I build websites on popular content management systems (CMS) because my clients need the ability to update content themselves. As I’m designing a website, I’m thinking about what it will take to train a non-technical person to update content in various pages, headers, and footers.
The selected platform plays an important role in how well the website can be built for content management by a non-web designer. WordPress (in the context of this article, I am referring to self-hosted WordPress), SquareSpace, and Shopify are content management systems that each have ways of making this happen. WordPress is the most feature-rich and customizable of the three, and the most complex to set up and maintain. By default, they all offer fairly good CMS usability for the website owner. When a design is coded, it’s important to use techniques that improve the experience for the content manager later on.
There are decisions made in design and during coding that impact CMS usability. For instance, I can always layer elements on top of each other using Cascading Style Sheet (CSS) code. But what happens if my client needs to get at one of those lower layers later? Will they know how to deal with a z-index setting defined in the stylesheet? A what in the what? Exactly. That’s an admittedly simple example (which actually happened in my early days). Still, it demonstrates how design can inadvertently frustrate the act of content management.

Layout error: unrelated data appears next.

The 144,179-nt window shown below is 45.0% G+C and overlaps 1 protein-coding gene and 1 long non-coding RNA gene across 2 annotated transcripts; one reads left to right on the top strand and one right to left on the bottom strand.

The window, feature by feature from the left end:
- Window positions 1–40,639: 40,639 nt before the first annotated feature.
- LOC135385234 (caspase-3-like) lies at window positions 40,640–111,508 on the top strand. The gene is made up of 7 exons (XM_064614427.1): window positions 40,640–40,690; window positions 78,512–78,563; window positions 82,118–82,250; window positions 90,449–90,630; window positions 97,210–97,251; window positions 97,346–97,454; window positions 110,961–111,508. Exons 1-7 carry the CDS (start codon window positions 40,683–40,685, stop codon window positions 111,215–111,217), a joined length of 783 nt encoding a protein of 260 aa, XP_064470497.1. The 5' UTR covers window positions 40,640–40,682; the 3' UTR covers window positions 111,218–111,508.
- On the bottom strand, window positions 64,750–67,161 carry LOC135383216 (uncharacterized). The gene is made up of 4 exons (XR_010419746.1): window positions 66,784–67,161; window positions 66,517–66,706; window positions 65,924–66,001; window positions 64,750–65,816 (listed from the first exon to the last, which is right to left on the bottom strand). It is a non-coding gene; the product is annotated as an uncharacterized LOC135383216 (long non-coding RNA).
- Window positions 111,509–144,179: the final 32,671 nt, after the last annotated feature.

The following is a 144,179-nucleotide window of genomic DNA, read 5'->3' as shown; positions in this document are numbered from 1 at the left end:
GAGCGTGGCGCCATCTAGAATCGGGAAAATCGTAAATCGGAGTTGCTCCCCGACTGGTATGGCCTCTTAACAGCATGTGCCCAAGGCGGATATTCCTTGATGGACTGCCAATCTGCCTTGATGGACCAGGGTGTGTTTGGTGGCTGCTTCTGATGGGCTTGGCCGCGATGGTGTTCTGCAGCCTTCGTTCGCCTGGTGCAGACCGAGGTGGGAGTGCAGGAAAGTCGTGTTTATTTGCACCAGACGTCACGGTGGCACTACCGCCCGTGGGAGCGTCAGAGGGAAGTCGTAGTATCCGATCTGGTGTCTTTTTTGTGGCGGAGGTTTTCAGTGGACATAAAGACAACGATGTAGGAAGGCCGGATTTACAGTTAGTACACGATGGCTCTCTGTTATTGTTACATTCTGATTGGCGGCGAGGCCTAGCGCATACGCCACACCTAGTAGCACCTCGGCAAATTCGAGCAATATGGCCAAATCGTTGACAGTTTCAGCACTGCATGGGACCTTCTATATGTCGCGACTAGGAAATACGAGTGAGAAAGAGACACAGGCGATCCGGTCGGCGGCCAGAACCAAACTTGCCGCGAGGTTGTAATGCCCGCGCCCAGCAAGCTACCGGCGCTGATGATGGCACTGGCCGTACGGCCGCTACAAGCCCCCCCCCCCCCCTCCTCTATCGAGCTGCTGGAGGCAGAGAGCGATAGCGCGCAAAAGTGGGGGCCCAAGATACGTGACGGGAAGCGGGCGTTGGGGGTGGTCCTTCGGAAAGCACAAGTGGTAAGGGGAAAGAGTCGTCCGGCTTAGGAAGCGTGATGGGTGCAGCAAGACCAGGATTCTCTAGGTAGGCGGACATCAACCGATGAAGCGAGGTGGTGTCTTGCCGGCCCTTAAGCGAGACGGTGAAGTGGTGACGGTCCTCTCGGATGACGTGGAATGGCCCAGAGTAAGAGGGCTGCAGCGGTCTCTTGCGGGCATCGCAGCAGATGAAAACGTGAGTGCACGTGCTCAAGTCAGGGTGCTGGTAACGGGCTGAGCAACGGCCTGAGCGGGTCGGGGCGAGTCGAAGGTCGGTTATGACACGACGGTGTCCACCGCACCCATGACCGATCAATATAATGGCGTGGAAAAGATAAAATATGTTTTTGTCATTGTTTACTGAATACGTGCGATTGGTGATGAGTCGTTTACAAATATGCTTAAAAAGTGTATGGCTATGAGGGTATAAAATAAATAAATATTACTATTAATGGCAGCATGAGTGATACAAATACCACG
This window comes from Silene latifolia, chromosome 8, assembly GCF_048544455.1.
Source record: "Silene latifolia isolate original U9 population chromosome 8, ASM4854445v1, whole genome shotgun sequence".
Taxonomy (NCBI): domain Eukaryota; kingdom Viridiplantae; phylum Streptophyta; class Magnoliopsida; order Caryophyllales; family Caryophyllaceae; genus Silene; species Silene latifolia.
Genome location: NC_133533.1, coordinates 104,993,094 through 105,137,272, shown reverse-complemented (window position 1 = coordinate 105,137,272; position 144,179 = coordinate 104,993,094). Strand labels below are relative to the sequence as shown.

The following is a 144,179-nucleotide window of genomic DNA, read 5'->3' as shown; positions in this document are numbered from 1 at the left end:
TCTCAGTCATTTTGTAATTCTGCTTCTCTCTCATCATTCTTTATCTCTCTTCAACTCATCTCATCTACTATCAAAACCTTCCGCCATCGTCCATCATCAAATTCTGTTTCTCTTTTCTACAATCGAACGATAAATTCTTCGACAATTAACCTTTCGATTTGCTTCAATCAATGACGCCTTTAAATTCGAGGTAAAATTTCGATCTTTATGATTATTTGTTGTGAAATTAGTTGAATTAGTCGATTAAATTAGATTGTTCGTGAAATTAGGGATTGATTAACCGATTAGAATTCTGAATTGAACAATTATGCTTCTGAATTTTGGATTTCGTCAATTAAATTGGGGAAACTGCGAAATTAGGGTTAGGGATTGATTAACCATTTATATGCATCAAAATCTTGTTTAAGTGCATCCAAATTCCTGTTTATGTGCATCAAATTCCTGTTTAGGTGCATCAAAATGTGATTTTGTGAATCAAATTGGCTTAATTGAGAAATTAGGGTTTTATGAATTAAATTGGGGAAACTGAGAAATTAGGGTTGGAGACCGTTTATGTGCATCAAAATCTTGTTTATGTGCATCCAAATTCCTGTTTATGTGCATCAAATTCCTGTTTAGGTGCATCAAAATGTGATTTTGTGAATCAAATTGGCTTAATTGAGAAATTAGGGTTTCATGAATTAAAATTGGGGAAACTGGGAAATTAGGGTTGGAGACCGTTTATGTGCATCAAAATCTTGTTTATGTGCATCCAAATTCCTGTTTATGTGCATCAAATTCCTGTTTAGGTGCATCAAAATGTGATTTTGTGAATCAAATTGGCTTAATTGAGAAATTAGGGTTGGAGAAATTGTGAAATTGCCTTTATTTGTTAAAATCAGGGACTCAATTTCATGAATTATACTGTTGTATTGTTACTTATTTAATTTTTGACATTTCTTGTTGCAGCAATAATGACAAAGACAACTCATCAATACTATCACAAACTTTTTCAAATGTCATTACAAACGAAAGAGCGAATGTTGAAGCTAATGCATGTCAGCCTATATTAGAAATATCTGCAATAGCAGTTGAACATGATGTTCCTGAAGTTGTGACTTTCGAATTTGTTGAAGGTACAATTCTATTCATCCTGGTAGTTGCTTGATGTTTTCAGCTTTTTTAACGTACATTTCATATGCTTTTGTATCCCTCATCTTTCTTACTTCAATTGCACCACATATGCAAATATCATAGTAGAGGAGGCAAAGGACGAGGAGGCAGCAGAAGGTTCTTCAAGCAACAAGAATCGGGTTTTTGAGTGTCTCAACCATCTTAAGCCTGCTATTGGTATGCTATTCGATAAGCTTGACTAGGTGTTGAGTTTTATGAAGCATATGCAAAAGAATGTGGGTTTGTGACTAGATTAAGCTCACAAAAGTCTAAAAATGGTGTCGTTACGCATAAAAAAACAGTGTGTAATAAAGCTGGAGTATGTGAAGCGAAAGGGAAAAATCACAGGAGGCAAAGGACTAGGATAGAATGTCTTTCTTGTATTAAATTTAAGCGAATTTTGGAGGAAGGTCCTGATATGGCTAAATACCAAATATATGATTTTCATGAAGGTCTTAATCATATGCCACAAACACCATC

There are limits to how intuitive anyone can make the act of content management for a client. The rest is a matter of clarification, not simplification. It helps to have a good user guide and individualized training, either in person or by remote. Still, mistakes will be made, and this is where a cloned staging server takes the fear out of learning. People need a place to practice and reset if they make a mistake before attempting the same on the live website. With a staging site cloned from the live website (and shielded from the public behind login credentials), my clients can play with ideas, layouts, duplicate pages for testing, try out different web form configurations, and more.
By building websites so that my clients can more easily manage their valuable digital content, they can run with their best ideas on their own!